Waste in Vancouver

Tue, 05 Dec 2017

Asim Waqif


I live in India. We see so much trash everywhere around us. People are getting more conscious about waste disposal methods but we have a long way to go.

Recycling and repurposing are big industries in India despite having no institutional or legislative support. For example, every locality in urban India has a self-employed kabadiwala, a recycler/scavenger, but not a single urban planning document allows space for such a business. He has to survive on the margin.

Before I came to Vancouver for my first trip in July this year, I had heard from many people about what a lovely city it was. And indeed, I was amazed at the natural environment in and around Vancouver. The English Bay Beach is so CLEAN it looked almost artificial to me. Everyone is so conscious about which bin to put what trash into, it’s an obsession for some. The waste segregation system at the consumer level is really astounding.

However, I have researched waste management in many places around the world and I was a bit suspicious about the overall impact of the system in Vancouver. Don’t get me wrong, but often I find that skepticism is good for research.

Some years back I was travelling through Newark Airport and noticed bins with three opening on the top, one for plastic containers, one for paper and another for cans. However, when I inspected the bin more closely I noticed that there was only one plastic bag inside to collect all three! That got me thinking about who designed that bin and what was their intent.


I love to look down from an airplane.

Last time I visited Vancouver (actually the first time I visited Canada) I flew in from Delhi via Toronto. From Toronto to Vancouver, flying over the southern prairies of Canada I had an image of Dances with the Wolves which was shattered by neat square and rectangular farmlands all through. Water seemed to be having a tough time flowing across the slopes, having to negotiate the grid iron. Some places the prairie was broken up by hills which had snaking roads with deforested slopes within economical distance of the spine.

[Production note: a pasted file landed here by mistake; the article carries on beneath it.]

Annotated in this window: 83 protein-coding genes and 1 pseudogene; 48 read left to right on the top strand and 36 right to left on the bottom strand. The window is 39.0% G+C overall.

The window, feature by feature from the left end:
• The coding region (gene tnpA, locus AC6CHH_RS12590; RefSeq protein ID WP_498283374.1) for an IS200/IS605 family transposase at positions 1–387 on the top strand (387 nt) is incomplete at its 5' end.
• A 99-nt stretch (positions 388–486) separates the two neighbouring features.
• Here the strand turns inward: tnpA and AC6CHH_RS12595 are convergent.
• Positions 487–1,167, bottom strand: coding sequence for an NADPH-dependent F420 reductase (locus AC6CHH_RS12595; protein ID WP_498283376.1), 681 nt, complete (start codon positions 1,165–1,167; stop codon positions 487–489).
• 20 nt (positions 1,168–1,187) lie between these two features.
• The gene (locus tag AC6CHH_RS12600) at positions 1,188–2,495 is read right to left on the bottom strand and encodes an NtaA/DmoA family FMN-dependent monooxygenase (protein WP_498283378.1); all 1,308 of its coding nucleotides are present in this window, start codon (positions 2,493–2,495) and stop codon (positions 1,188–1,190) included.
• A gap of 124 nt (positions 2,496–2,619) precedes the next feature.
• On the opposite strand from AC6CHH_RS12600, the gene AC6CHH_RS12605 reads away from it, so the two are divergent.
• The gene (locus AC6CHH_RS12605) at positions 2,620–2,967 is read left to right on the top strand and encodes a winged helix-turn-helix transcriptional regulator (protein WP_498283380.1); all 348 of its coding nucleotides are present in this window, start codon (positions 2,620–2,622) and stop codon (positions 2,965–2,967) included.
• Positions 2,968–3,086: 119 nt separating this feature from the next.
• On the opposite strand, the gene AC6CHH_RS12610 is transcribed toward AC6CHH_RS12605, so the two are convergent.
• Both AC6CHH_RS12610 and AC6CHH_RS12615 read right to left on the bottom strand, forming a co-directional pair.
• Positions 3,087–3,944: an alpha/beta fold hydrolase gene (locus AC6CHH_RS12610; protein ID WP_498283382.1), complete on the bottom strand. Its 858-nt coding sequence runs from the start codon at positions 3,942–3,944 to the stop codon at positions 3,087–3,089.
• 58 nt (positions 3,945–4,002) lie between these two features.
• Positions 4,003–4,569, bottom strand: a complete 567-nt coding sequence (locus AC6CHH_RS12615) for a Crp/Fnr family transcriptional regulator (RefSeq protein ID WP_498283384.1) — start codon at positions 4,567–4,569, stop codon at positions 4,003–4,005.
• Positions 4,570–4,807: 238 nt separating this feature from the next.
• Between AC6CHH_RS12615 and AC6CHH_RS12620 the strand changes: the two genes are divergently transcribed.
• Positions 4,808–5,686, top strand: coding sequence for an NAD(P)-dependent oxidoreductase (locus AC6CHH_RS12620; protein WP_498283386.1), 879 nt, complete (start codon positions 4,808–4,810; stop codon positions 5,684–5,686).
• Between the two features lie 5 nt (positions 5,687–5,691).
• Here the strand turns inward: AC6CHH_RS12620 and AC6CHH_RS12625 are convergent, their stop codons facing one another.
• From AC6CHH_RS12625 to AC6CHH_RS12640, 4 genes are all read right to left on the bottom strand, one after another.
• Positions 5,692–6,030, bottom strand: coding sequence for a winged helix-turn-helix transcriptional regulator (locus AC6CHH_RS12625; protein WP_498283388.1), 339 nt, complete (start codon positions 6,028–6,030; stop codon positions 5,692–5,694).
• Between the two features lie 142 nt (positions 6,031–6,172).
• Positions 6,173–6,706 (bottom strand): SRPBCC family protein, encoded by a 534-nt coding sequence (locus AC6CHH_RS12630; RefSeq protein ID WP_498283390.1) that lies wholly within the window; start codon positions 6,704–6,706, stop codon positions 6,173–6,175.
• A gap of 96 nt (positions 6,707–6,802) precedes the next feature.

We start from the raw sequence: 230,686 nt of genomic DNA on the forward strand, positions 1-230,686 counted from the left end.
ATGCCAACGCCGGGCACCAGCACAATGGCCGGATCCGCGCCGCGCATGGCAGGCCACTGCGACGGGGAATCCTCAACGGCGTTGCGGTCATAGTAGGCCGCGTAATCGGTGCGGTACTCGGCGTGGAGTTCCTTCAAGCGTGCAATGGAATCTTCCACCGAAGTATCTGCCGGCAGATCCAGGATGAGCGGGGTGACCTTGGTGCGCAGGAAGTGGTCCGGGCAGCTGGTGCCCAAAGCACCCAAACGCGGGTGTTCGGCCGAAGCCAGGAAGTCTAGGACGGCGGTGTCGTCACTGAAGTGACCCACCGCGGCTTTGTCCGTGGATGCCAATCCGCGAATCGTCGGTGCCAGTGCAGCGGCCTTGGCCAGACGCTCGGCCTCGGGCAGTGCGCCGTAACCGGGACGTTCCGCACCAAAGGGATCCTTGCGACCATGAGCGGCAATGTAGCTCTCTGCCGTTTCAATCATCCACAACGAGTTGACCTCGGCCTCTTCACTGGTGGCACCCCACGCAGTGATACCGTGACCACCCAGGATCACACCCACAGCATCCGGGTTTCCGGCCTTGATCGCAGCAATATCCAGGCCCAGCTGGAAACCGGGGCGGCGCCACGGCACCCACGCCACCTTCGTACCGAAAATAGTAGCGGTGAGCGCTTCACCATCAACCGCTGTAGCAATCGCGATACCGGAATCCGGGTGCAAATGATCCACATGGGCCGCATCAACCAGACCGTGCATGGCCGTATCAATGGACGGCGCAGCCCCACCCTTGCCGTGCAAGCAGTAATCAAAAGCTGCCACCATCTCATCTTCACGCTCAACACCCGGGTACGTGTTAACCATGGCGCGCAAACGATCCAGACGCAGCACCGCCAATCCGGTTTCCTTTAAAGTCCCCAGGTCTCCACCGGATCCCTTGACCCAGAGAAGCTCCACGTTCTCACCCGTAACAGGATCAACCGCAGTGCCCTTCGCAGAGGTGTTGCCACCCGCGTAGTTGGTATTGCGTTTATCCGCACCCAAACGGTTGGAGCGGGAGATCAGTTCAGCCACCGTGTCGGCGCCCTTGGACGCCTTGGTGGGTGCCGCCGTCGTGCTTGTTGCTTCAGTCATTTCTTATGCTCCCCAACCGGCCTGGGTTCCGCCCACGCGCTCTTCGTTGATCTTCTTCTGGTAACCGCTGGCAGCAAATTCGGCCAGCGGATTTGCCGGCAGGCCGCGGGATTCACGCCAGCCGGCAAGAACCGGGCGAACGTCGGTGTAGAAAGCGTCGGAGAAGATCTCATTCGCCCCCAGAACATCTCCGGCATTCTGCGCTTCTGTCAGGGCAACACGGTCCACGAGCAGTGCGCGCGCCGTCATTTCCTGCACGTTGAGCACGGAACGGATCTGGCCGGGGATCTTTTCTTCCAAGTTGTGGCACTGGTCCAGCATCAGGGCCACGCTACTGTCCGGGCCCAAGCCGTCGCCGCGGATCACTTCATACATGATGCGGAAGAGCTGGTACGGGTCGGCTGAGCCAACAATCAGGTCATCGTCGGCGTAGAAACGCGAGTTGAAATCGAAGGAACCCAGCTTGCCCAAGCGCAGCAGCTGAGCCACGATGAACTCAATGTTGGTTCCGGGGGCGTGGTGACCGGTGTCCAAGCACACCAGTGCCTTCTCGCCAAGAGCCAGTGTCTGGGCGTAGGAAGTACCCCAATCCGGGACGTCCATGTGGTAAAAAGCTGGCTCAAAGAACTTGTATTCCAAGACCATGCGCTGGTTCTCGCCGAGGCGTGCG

This got me thinking about per capita access to natural resources. We are really poor in that matter in India. Too much population density.

Of course, there are vast tracts of forests in India as well (nowhere as vast as North America, but still). One particular forested area in India is going through some major conflict since the last few decades, that of central India. A law was passed in mid-2000s protecting the rights of forest dwelling people, essentially those whose livelihood has been dependent on the forest for many generations. The new law states that if any resources need to be extracted from a wilderness area where people are dependent on the wilderness for their livelihood, then these people have to be asked for permission through voting and that a percentage of the profit has to be shared with them. Sounds like a good law, doesn’t it? But the State is circumventing this law by making it so difficult for people to live in such areas that they are forced to migrate out. So, then there are no people left to ask permission from or to share profits with. Most of this is being done using guns and intimidation.